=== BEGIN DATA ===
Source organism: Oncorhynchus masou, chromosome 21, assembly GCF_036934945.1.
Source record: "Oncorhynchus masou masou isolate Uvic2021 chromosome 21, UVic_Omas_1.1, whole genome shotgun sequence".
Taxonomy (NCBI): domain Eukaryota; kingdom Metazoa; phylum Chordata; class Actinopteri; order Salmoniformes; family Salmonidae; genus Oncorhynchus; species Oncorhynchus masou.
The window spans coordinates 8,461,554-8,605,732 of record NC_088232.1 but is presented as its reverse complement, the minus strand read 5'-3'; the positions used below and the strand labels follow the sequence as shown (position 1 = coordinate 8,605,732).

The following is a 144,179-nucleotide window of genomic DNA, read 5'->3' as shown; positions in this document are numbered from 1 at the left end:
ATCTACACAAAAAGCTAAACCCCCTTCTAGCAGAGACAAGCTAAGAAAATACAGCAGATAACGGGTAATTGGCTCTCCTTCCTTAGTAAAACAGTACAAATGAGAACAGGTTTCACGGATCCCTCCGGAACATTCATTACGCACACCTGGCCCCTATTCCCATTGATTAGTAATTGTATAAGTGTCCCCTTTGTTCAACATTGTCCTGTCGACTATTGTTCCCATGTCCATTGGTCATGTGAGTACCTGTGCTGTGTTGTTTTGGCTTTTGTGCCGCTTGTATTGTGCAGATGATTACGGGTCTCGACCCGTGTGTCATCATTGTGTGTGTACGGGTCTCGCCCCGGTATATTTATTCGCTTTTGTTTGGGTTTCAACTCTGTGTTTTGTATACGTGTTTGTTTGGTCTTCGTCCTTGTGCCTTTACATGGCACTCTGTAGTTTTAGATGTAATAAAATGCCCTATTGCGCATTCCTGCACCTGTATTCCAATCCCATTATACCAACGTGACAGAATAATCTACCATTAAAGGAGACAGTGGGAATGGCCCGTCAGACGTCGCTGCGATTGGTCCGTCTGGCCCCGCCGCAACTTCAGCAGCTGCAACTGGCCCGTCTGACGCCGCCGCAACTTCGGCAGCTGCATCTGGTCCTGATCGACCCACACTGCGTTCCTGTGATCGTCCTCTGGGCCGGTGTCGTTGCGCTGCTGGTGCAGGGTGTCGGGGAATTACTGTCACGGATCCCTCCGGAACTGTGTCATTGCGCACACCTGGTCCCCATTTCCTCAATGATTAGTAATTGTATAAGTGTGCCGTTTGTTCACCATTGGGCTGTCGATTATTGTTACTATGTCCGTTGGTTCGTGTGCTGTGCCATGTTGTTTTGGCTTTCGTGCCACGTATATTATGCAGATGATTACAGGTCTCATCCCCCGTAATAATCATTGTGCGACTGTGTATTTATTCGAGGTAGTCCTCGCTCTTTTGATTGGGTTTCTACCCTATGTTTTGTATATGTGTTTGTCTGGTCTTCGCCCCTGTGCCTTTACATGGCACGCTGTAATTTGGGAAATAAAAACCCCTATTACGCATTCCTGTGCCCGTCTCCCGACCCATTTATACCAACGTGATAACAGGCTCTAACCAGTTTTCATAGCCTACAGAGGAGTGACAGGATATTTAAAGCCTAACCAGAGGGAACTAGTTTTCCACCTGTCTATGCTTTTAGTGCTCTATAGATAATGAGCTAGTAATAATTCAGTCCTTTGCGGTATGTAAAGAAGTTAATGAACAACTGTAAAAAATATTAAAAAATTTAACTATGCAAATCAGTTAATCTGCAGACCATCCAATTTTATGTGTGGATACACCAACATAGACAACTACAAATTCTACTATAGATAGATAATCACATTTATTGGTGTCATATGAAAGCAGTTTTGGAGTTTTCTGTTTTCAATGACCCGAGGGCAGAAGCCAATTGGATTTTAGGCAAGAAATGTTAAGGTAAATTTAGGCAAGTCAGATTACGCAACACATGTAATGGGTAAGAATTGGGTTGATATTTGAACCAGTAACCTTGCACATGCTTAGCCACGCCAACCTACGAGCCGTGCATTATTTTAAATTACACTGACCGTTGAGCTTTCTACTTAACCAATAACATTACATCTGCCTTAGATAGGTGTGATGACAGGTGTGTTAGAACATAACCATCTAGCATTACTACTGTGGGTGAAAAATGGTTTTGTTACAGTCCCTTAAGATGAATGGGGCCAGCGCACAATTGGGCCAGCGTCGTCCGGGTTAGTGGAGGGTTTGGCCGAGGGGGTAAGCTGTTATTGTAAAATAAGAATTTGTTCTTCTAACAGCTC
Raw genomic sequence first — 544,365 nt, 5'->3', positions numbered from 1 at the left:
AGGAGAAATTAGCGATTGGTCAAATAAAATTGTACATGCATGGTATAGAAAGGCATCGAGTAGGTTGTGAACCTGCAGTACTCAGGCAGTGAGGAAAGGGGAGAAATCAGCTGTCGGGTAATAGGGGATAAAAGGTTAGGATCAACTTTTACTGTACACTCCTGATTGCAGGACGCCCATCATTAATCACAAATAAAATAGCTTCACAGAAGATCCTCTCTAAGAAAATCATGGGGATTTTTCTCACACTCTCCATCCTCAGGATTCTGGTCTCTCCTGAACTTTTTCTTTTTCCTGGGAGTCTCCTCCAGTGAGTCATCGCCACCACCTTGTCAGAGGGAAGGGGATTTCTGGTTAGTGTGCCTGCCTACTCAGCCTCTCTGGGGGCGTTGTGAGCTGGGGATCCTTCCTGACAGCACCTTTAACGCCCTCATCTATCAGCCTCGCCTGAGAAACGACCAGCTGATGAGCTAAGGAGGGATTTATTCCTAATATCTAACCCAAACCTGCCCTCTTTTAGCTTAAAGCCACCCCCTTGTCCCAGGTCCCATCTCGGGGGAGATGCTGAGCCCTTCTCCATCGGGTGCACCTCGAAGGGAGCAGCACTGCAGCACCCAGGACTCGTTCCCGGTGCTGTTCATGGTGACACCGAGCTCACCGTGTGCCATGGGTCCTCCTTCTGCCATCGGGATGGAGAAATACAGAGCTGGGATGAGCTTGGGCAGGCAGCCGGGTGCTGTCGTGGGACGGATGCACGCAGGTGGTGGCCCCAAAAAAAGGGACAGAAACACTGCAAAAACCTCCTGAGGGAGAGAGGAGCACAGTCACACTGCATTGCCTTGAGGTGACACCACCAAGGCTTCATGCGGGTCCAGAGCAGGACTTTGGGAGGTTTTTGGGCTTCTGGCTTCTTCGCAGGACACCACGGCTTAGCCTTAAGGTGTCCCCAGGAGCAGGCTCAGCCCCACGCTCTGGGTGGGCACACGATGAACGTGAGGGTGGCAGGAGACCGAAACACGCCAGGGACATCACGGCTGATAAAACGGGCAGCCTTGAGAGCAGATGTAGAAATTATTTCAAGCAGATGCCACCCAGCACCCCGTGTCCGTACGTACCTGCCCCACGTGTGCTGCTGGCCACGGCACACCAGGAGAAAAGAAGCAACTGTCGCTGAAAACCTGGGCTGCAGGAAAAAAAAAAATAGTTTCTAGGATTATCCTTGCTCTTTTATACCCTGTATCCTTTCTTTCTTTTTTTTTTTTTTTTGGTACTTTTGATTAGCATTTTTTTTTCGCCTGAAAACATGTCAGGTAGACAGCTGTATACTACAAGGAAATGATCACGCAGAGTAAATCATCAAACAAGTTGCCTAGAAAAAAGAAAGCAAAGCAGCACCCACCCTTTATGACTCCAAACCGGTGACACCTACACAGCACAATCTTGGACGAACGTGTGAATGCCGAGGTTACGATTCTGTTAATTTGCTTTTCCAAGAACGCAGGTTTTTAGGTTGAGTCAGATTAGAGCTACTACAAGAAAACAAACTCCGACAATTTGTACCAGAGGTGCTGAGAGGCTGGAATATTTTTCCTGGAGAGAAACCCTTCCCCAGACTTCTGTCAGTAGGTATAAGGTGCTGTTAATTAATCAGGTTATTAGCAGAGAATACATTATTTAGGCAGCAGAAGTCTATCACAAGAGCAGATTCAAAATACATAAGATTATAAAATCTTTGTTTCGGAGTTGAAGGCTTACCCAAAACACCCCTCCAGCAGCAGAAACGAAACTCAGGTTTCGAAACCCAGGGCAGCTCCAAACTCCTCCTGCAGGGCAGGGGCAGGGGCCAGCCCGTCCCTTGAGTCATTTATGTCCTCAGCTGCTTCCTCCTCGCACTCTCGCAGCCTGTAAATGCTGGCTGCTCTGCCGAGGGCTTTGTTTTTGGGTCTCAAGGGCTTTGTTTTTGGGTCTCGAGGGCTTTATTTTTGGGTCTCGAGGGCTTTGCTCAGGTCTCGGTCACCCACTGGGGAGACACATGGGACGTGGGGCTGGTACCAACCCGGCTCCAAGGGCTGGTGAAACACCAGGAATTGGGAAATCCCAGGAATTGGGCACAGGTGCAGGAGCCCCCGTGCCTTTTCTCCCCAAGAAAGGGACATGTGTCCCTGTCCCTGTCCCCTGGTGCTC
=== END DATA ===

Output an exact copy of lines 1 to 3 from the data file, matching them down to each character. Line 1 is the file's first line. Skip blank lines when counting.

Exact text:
Source organism: Oncorhynchus masou, chromosome 21, assembly GCF_036934945.1.
Source record: "Oncorhynchus masou masou isolate Uvic2021 chromosome 21, UVic_Omas_1.1, whole genome shotgun sequence".
Taxonomy (NCBI): domain Eukaryota; kingdom Metazoa; phylum Chordata; class Actinopteri; order Salmoniformes; family Salmonidae; genus Oncorhynchus; species Oncorhynchus masou.